Federal contractors and private companies with more than 100 employees should be moving quickly to work with their attorneys, HR staff, and benefits managers as they consider whether to develop appropriate policies and procedures to comply with President Biden’s COVID vaccine mandate.
“The time to begin preparing is now. Guidelines are expected to be issued by September 24 for federal contractors, and OSHA has stated that it will issue an updated emergency temporary standard, or ETS, in the coming weeks for private businesses,” says attorney Mary Nix of Lynn Pinker Hurst & Schwegmann in Dallas. “For workers who prefer to have the vaccine rather than having to undergo weekly testing, they should start the vaccine process now as it may take five weeks or longer to become fully vaccinated, depending on the vaccine used. So the potential compliance window is relatively small.”
Ms. Nix says that some businesses and unions are preparing to fight the mandate and she expects to see lawsuits filed after OSHA issues its ETS. It is possible that a court could enjoin implementation of the rule pending a decision. Absent an injunction, however, she expects OSHA will begin investigating complaints soon after issuing the ETS. She says that failure to comply will qualify as an OSHA violation although there is no information yet about the type of violation that would be issued.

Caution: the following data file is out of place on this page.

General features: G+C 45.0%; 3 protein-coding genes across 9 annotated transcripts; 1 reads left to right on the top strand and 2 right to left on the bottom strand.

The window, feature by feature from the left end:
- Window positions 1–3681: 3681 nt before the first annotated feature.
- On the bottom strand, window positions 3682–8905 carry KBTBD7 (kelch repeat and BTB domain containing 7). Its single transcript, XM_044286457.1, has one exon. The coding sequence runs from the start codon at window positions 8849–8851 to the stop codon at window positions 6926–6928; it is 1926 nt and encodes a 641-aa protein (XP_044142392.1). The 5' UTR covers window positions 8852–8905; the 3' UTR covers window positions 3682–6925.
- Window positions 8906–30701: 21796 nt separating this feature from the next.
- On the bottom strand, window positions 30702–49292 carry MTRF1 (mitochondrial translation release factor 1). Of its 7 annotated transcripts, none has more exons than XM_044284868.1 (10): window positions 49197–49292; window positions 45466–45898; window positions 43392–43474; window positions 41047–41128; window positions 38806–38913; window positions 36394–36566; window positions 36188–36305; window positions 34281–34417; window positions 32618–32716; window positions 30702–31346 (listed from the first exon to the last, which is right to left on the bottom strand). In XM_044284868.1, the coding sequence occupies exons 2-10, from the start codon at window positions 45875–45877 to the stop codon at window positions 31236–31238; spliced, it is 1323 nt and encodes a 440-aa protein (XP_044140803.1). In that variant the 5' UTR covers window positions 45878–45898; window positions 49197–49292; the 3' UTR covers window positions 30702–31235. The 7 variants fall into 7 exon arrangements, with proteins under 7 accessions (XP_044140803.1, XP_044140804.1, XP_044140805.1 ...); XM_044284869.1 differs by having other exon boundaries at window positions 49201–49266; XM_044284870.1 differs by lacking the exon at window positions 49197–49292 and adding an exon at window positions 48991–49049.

“While it is reportedly difficult to conclusively prove how or where a person has contracted the virus, companies should be aware that if an employer is issued a willful violation of an OSHA safety mandate and there is a finding that an employee’s death was the result of a willful violation, this could carry criminal penalties,” she says.
Ms. Nix further notes that any employee has a right to complain to OSHA about a possible violation of a safety or health rule and anyone who makes such a report is protected from retaliation by an employer.
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